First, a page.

My exam went well!

And I never got around to writing about it because almost as soon as I bounced back from the strain of that ordeal and got my fall semester organized, I fell pregnant.  And, dude, it's been THE WORST.

I know that the Internet is forever and (even though my readership is nonexistent) this fetus may stumble across these words someday.  And still I say, emphatically and without the levity of Ben Schwartz's Jean-Ralphio, that this pregnancy is THE WORST.  As in, THE WORST I'VE EVER FELT.  Because I have hyperemesis gravidarum.

This is not a royal euphemism for morning sickness.  If you care to learn more about this rare, debilitating complication, the Hyperemesis Education and Research Foundation is a tremendous resource.  I'd also point you to Evan Derkacz's excellent piece from a partner's perspective.  But if you're going to stay on this page, these are some things I'll say about my own experience.

You cannot possibly understand the physical toll of hyperemesis gravidarum unless you've had it yourself.

Lots of well-meaning people—from family members to medical professionals—treated me with bemused condescension.  The first time I went to immediate care I was dizzy and disoriented from days of not consuming anything (I told them I was six months along, and my well-fed husband corrected my units to "weeks" before I even registered the mistake).  A nurse very patiently explained that of course I was nauseated, since I was pregnant.

You know those vendors camped outside subway exits in bad weather, selling umbrellas to commuters?  It was like walking up to one of them, cash in hand, and being told, "Of course you're wet; it's raining."  And then you have to take the time to demonstrate your understanding of cause and effect, and explicitly state that you have come to this person because you have gotten soaked beyond what you can reasonably tolerate.  And still you're met with rolled eyes, instead of an umbrella.

Except it's not like that at all, because we're actually talking about my body violently rejecting the mere suggestion of food and drink.

The insensitivity of some medical staff at least lowered the bar for lay people.  Reduced expectations prevented me from punching relatives for saying stupid things (realistically, the malnourishment played a larger role in curbing my ass-kicking).

"Maybe you'll feel better tomorrow!"

Sure, if I miscarry tomorrow—because you obviously don't understand the course of this illness.

"Just eat whenever you're not nauseated, instead of waiting to be hungry."

That would be a great plan, if there ever were a moment wherein I experience the complete absence of nausea, but sometimes my own saliva makes me want to vomit.  As does your persistent ignorance.

Hyperemesis gravidarum is a mind fuck like no other.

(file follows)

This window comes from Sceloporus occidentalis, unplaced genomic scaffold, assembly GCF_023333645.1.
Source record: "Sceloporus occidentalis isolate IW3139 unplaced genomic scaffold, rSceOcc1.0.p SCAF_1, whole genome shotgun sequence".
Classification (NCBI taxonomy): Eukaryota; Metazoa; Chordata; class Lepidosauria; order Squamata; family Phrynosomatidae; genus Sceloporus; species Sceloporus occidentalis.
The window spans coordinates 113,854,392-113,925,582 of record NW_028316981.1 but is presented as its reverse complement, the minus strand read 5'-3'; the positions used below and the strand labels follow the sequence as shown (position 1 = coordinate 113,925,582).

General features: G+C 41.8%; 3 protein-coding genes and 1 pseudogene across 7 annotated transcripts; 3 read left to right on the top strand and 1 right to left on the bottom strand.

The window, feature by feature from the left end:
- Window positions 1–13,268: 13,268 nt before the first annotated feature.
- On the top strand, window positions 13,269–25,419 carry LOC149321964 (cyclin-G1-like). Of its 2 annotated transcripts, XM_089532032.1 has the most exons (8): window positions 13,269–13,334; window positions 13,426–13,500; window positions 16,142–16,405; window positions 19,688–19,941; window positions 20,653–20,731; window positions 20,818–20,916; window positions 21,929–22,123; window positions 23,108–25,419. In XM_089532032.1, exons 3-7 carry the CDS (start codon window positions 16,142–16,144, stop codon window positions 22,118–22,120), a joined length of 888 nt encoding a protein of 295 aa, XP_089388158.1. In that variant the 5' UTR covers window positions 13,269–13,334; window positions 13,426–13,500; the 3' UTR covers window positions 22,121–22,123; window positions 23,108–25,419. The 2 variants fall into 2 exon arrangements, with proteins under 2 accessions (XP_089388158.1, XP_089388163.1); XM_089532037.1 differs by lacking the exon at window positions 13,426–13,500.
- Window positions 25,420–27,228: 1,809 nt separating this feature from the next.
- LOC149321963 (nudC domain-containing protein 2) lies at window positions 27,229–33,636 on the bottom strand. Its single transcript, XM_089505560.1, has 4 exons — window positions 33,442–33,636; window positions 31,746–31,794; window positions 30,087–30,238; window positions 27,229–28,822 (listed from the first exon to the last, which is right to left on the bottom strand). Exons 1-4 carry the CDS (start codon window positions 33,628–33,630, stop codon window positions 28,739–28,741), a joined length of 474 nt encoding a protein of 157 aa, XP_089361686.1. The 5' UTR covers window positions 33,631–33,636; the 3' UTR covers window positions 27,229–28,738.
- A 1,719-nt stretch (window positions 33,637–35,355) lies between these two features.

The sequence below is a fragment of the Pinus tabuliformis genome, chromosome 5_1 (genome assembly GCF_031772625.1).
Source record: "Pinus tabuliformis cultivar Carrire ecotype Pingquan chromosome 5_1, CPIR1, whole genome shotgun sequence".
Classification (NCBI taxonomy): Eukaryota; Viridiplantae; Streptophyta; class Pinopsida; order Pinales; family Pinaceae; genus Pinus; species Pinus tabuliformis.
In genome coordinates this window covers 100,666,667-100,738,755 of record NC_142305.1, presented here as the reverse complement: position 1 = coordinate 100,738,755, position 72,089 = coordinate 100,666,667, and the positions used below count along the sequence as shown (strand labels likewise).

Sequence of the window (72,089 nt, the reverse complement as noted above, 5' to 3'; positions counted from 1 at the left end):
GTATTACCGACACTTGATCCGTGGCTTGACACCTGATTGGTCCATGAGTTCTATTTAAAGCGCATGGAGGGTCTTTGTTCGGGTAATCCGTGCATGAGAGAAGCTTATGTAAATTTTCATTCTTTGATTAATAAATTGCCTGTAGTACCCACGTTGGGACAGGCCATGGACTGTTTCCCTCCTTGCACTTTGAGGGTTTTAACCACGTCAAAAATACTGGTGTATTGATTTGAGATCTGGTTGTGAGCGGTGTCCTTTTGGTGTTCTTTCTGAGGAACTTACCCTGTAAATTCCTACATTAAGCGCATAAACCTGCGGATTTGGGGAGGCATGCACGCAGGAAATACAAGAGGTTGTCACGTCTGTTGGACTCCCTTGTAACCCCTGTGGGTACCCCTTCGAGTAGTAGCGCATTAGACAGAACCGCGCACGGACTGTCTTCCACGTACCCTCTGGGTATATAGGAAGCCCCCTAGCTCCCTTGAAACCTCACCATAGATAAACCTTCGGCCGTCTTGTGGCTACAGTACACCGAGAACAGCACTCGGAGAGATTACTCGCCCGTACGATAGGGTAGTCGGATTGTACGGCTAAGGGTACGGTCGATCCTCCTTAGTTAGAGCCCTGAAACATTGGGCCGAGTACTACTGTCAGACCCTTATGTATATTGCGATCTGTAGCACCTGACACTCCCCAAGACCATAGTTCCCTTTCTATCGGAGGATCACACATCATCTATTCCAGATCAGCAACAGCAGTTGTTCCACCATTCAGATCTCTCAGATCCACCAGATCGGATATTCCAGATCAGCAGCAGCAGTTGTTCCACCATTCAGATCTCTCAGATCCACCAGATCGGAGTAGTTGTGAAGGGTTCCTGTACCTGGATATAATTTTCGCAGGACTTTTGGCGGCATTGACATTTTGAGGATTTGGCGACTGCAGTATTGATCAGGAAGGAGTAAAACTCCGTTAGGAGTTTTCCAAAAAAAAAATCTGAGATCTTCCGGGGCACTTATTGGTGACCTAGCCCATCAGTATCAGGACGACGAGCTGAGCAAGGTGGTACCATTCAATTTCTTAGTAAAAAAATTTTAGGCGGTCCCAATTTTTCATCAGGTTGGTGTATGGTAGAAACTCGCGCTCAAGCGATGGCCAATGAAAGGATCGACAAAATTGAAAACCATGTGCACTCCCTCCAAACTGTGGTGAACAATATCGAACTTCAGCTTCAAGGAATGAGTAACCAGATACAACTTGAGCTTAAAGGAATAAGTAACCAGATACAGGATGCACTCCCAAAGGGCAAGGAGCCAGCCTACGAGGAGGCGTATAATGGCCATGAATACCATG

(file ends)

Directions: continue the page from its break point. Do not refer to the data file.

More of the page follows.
A sampling of things I've worried about that shouldn't have gotten my attention at all:

  • If my child has health issues, will it be my fault?
  • Am I going to become so weak that my body cannot sustain this pregnancy at all?
  • Considering the high likelihood of recurrence, will I ever be willing to conceive again?
  • Jonathon complains of the profound loneliness of his sibling-deficient childhood.  Is he regretting marrying a woman who  might refuse to carry a second child?
  • How is it that I am so unproductive?

That last worry is especially insidious and tenacious because my time has been deceptively "free" throughout this pregnancy.  Months on the couch or in bed?  Why, that's a great opportunity to get through several journal articles and scholarly monographs!  If only I weren't diverting all my mental effort towards keeping down a few sips of Gatorade.

And so there's a deep sense of isolation, not just from being at home all the time but also from being unable to engage in academic work or cultural conversations.  Scrolling through Twitter can set off my nausea!

It's probably just as well that I've avoided social media, because "writing what I know" would mean posting things that are in conflict with the accepted narrative about pregnancy being a blessed culmination of my womanhood.  Or a glamorous fashion show (#bumpchic).  While I think it's important that the whole spectrum of pregnancy experiences be acknowledged and validated, I don't have the energy to assert myself among my peers who are sharing monthly baby bump pictures and predicting that they are going to have intervention-free deliveries as all women should.  These mommy wars are ridiculously real, even before my kid is placed in my arms for the first time.



The back end of the second trimester and start of the third were a lot better.  I was (and am) still taking eleven pills a day (plus five more to counteract the side effects of the eleven), but I was keeping down actual meals.  No more dizziness when standing.  I could ride the subway without fainting.  But for the past few weeks, I've had several clusters of bad days.  So as terrifying as labor and delivery seem, I can't wait to be done soon.

And before I'm done with this update, I do want to highlight some great human beings.  There's the ER doctor who distracted me with animal videos on his phone while a nurse tried to place an IV in my dehydrated veins.  And the friend who learned all about hyperemesis gravidarum so she could better support me.  And Jonathon, who has been an extraordinarily good partner.

And of course, there's the baby we finally get to meet in about six weeks.  I may hate being pregnant.  But I love our kid.

AuthorMaria Cristina Garcia
CategoriesHome Life